Originally published September 17 2008
Gardasil Jab Linked to Pancreatitis - Australian Doctors Demand a Review
by Joanne Waldron
(NaturalNews) Australian doctors are demanding a review of the controversial Gardasil vaccine after three girls developed pancreatitis shortly after being given the HPV jab, according to an article in The Sydney Morning Herald. Australia's Therapeutic Goods Association (TGA) is now conducting an investigation into the matter. There have also been reports of girls suffering from pancreatitis after receiving the HPV vaccine in the United States, as well.
What is Pancreatitis?
According to an article by the National Institute of Diabetes and Digestive and Kidney Diseases (NIDDK), acute pancreatitis begins with severe abdominal pain. Other symptoms may include swelling, fever, nausea, vomiting, and rapid pulse. In more severe cases, there may be a drop in blood pressure and dehydration. Sometimes the heart, lungs or kidneys may fail. If there's bleeding in the pancreas, shock and death are also a possibility. Treatment for pancreatitis often includes intravenous fluids, oxygen, antibiotics, or surgery.
Three Cases in Australia
One of the Australian women to develop pancreatitis was a 26-year-old who was hospitalized for four days after receiving her first dose of the Gardasil vaccine. According to the Medical Journal of Australia, the woman developed a fever, rash, excruciating pain and vomiting and had to spend ten days in the hospital. Dr. Amitabha Das and colleagues reported that they could find no other cause for the pancreatitis and said while they could not rule out the fact that the disease could be a coincidence, "neither can HPV vaccination be excluded as a potential cause." In fact, they felt that in cases of abdominal pain following HPV vaccination, pancreatitis should definitely be considered. While the second Australian girl's problems cleared up quickly, a third Australian girl is still reportedly under the care of a gastroenterologist.
More Cases in the U.S.
In addition to the cases of pancreatitis occurring after the HPV vaccine in Australia, there have been similar reports in American women. For example, CNN Medical Correspondent, Elizabeth Cohen, reports that the family of Jesalee Parsons has filed suit in federal vaccine court. Jesalee developed acute pancreatitis within hours of having the vaccine and had to have an operation to remove part of her pancreas. The poor girl missed months of school and still doesn't feel well.
How much more do parents need to read about before they stop subjecting their little girls as young as nine to this vaccine? This is a vaccine for which the long-term side effects are completely unknown. Moreover, this vaccine has never been proven to prevent cervical cancer.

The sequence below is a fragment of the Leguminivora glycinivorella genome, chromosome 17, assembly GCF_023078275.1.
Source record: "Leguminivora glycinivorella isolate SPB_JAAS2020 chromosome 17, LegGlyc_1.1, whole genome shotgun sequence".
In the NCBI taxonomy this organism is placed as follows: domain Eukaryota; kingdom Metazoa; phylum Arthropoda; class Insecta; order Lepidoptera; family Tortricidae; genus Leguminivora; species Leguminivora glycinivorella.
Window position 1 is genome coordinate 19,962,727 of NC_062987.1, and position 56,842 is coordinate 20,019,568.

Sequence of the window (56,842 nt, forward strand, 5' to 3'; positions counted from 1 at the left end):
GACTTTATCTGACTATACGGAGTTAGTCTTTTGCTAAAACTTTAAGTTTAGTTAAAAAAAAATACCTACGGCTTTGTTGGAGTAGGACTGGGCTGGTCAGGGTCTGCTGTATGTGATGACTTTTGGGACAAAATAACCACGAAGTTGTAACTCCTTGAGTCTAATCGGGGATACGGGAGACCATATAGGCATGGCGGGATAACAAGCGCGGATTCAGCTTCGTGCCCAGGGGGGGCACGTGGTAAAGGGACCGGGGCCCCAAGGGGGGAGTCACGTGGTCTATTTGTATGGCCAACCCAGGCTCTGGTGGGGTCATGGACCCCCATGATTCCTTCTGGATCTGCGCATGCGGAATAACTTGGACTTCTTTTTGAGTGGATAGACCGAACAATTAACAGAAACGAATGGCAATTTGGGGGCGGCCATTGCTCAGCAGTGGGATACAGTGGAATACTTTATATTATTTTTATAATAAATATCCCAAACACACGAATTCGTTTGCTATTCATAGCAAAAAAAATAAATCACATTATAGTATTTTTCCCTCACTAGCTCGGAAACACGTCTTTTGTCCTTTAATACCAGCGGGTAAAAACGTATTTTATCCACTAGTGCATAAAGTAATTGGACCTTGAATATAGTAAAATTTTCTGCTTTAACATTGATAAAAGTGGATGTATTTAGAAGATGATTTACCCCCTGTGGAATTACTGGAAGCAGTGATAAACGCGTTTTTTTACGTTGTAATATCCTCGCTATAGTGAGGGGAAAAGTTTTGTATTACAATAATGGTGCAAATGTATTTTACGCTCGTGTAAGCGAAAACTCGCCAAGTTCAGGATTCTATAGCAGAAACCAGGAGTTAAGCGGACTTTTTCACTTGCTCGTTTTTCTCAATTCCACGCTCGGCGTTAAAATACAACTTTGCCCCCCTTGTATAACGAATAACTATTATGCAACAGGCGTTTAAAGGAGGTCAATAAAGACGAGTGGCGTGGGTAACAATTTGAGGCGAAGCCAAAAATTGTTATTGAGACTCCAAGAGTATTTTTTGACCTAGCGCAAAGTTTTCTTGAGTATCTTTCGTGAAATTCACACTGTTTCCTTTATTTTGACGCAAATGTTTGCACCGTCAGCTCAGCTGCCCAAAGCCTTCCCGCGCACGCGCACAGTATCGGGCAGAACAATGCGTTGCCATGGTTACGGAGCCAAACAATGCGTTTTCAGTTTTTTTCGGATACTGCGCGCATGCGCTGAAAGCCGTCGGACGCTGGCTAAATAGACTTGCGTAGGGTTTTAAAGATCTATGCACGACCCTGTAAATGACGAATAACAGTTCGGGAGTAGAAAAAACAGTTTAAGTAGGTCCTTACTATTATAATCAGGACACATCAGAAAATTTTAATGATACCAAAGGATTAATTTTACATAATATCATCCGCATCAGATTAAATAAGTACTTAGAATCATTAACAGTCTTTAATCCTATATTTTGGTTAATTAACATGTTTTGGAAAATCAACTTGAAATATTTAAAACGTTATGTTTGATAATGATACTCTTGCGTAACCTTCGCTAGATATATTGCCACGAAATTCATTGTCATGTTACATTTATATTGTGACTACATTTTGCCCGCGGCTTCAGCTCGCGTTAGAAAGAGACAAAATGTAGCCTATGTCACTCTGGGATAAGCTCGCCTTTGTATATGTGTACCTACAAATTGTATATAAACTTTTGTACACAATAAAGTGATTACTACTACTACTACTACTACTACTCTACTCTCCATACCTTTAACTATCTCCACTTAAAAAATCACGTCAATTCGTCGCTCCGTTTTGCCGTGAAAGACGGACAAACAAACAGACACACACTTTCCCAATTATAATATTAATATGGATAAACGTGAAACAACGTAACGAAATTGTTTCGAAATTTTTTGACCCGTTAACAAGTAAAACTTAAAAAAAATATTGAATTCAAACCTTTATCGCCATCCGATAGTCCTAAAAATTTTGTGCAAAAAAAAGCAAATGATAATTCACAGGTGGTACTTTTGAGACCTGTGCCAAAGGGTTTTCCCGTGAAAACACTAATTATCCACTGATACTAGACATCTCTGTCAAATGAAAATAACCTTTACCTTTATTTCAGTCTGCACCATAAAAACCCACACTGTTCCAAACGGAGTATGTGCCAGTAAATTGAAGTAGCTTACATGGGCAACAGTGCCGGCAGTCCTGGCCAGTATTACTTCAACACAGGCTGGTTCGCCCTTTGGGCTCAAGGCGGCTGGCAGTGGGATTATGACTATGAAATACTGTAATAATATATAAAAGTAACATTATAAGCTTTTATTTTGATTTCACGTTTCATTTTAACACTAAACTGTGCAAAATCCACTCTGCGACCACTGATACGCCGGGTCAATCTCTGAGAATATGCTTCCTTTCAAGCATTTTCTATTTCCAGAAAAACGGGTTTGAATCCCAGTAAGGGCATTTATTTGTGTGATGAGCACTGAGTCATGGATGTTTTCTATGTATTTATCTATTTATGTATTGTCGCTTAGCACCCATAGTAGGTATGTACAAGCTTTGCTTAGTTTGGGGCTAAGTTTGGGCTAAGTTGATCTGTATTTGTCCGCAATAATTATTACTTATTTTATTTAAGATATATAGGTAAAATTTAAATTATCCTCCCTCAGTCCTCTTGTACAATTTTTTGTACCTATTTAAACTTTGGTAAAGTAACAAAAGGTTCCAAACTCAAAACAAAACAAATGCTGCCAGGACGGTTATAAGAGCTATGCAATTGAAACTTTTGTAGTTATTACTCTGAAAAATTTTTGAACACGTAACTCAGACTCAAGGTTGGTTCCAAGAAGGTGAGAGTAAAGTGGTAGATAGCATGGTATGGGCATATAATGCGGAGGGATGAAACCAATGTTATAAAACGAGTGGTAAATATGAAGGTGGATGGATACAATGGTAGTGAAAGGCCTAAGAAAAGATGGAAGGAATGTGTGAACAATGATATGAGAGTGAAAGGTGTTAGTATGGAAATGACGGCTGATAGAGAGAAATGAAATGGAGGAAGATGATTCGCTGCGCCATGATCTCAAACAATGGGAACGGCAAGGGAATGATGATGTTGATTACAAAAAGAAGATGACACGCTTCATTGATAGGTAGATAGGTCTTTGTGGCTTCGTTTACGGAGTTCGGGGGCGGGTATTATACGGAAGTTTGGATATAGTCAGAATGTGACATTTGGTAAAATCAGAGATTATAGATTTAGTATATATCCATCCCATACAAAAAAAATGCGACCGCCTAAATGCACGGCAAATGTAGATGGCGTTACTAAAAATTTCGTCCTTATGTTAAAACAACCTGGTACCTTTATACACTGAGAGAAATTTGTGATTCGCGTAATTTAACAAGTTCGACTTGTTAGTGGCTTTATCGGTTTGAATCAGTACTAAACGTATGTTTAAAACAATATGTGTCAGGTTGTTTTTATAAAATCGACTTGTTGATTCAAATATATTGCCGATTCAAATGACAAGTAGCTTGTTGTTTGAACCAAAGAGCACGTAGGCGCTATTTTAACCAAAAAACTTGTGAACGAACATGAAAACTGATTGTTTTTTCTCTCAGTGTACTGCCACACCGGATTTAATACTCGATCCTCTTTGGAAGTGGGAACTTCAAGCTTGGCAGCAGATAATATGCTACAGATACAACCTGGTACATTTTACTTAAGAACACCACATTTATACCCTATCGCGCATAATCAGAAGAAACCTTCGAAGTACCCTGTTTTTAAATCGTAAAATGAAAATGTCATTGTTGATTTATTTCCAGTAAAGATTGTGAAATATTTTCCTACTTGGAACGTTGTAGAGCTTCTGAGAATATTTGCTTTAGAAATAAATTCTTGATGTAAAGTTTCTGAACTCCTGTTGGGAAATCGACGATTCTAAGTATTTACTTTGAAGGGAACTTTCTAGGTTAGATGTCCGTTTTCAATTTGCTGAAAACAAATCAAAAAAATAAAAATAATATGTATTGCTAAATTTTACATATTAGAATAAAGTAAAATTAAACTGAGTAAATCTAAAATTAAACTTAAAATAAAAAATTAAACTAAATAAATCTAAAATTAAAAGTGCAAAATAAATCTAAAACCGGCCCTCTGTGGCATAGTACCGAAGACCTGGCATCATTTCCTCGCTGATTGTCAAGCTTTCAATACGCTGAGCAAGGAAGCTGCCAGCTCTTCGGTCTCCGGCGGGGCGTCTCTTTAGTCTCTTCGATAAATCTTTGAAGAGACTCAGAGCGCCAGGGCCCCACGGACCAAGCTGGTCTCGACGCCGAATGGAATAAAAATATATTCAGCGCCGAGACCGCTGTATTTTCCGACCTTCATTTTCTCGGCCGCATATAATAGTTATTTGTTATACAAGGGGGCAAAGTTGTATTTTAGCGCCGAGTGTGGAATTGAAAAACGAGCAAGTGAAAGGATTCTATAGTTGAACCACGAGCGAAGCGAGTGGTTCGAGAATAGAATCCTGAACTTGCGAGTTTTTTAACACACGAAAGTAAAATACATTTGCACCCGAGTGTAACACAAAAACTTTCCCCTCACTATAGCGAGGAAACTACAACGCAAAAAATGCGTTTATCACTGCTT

The Paper Bag Princess
In addition to teaching their children the many health habits that will naturally reduce their risk of getting any type of cancer, parents would be doing their daughters a much greater service to teach them to have a little bit of self esteem, rather than subjecting them to an HPV vaccine. One book that parents might consider giving to their little girls at a very young age is called The Paper Bag Princess, by Robert N. Munsch. It's not the typical princess story.
In this tale, a princess is engaged to a very handsome prince named Ronald; however, a fierce dragon comes along and destroys the castle where the princess lives and burns her clothes with his fiery breath. Then he kidnaps Ronald. The young, ash-covered princess goes on a quest to save her beloved prince, wearing nothing but a paper bag. However, after the princess uses her intelligence to trick the dragon and save her beloved Ronald, the ungrateful prince merely tells her how awful she looks and suggests that she go away and come back when she looks like a real princess.
Give Girls a Dose of Self Esteem
The story teaches young girls a very powerful lesson. Sometimes, the "handsome prince" can be a real jerk. Rather than giving little girls a risky vaccine with unknown long-term side effects, perhaps it would be best to raise young women who are confident in their own abilities and who have a bit of self-esteem. Girls with a sense of self worth will be far less likely to be experimenting with sex before they are mature enough to know and fully understand the consequences, anyway.
About the authorJoanne Waldron is a computer scientist with a passion for writing and sharing health-related news and information with others. She hosts the Naked Wellness: The Gentle Health Revolution forum, which is devoted to achieving radiant health, well-being, and longevity.
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